Multiple market players claimed insurers are refusing or restricting coverage to clients who have exposure to the insolvent crypto exchange FTX, rendering traders and exchanges of digital currencies uninsured for any damages from hacks, theft, or legal actions.
Due to the lack of market regulation and the unstable pricing of Bitcoin and other cryptocurrencies, insurers were previously hesitant to underwrite assets and directors and officers (D&O) coverage insurance for cryptocurrency enterprises.
Now, worries have increased as a result of FTX’s collapse last month.
Specialists in the Bermuda insurance market and the Lloyd’s of London (SOLYD.UL) market are demanding more openness from cryptocurrency companies on their exposure to FTX. Additionally, the insurers are recommending extensive policy exclusions for any allegations made about by the company’s demise.
Kyle Nichols, the president of broker Hugh Wood Canada Ltd. said insurers are requesting clients to answer questions about whether they have assets listed on the exchange or invested in FTX.
Ben Davis, head for digital assets at Lloyd’s of London broker Superscript, claimed clients who transacted with FTX are required to complete a questionnaire outlining the percentage of their exposure.
He added that there will either be a drop in coverage or an exclusion that restricts coverage for any claims coming out of a client’s funds housed on FTX if they have 40% of their entire assets at FTX that they cannot access.
Five insurance sources revealed the insurance plans that cover the security of digital assets and the personal liability of directors and executives of companies that deal in cryptocurrency, have exclusions that refuse payment for any claims resulting from the FTX bankruptcy. A broker also tacked on that a few insurers have been pressing for plans to include a broad exclusion for everything connected to FTX.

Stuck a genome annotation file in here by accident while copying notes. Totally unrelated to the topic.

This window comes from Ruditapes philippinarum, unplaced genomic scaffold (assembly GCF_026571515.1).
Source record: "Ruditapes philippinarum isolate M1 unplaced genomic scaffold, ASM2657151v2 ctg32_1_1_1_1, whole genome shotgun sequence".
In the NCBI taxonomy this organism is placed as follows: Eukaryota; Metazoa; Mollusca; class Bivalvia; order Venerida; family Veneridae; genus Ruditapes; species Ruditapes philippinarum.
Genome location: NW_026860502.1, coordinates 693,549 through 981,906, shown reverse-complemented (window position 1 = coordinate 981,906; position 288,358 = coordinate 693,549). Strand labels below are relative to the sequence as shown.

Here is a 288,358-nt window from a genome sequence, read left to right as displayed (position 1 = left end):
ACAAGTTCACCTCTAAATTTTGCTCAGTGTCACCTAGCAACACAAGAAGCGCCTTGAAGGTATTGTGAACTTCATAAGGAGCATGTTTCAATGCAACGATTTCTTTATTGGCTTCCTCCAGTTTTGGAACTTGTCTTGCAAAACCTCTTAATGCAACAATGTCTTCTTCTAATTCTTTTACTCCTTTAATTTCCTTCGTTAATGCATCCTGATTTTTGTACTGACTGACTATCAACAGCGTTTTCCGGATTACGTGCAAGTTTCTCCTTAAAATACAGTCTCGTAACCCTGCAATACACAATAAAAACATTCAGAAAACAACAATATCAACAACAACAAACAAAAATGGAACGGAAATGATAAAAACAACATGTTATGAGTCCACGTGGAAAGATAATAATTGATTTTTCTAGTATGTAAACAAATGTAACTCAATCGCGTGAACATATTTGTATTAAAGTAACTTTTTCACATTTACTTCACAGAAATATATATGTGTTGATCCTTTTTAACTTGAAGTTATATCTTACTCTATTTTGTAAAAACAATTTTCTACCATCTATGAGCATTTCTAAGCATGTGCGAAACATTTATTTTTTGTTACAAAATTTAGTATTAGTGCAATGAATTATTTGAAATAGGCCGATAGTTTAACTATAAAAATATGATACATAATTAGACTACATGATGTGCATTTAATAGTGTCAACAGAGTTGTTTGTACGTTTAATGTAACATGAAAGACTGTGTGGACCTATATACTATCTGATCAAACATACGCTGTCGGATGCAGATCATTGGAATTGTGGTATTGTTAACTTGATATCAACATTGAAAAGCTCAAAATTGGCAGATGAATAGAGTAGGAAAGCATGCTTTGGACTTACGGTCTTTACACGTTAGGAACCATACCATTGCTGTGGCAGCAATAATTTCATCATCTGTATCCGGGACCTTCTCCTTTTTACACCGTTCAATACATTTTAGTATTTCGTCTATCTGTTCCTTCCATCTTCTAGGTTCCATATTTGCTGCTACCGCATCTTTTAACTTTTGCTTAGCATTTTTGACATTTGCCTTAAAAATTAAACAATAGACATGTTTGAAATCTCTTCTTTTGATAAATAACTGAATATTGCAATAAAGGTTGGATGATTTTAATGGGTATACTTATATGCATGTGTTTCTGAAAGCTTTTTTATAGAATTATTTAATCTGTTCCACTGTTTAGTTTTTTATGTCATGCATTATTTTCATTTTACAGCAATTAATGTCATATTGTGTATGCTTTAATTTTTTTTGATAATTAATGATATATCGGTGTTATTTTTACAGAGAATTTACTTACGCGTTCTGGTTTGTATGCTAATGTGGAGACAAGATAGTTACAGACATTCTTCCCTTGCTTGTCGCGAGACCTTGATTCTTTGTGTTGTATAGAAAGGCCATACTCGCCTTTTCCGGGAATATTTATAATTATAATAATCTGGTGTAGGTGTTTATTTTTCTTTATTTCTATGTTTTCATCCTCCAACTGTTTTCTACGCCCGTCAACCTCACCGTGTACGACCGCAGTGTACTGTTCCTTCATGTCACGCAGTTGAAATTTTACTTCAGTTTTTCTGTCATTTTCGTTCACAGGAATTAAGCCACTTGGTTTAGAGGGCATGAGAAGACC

Exclusions may serve as a safeguard for insurers and will make obtaining coverage even more challenging for businesses, according to insurers and brokers.
Even more stringent guidelines are used by Bermuda-based cryptocurrency insurance Relm, which has previously given coverage to organisations connected to FTX.
Joe Ziolkowski, the co-founder of Relm, said it’s doubtful that everyone would cease offering the coverage if a crypto restriction or a regulatory exclusion were included.
Given the difficulties facing the exchange’s management right now, one of the most urgent considerations is whether insurance carriers will cover D&O insurance at other businesses that have done business with FTX, Ziolkowski added.
Sam Bankman-Fried, the former CEO of FTX, is accused by U.S. prosecutors of engaging in a scheme to defraud the company’s clients by stealing their deposits and using them to cover costs and debts as well as invest on behalf of his cryptocurrency hedge fund, Alameda Research LLC.
Bankman-attorney Fried’s stated on Tuesday that his client is examining all of his legal alternatives.
Legal fees are typically covered by D&O plans, however, this is not always the case when fraud is involved.
Due to client confidentiality, insurance providers declined to identify actual or potential clients who might be impacted by policy changes.
Both Genesis, a cryptocurrency lender, and Binance, a cryptocurrency exchange, have financial exposure to FTX. Neither company responded to emails requesting comment.
A D&O insurance policyholder’s coverage may now be confined to tens of millions of dollars for the remainder of the market Ziolkowski warned. While the least risky segments of the crypto market, like businesses that own cold wallets designed to store assets on platforms not linked to the internet, may get a shield for up to $1 billion, Ziolkowski said.
Insurance rates will probably increase as a result of the FTX collapse, particularly in the US. D&O market, according to insurers. Due to projected dangers and a lack of information regarding prior insurance losses involving cryptocurrencies, prices are already high.
For a dealer of digital assets, a typical crime bond would cost $30,000 to about $40,000 for every $1 million in coverage in order to safeguard against losses brought on by criminal activity.
According to Hugh Wood Canada’s Nichols, this contrasts with a standard securities trader’s expense of around $5,000 per $1 million.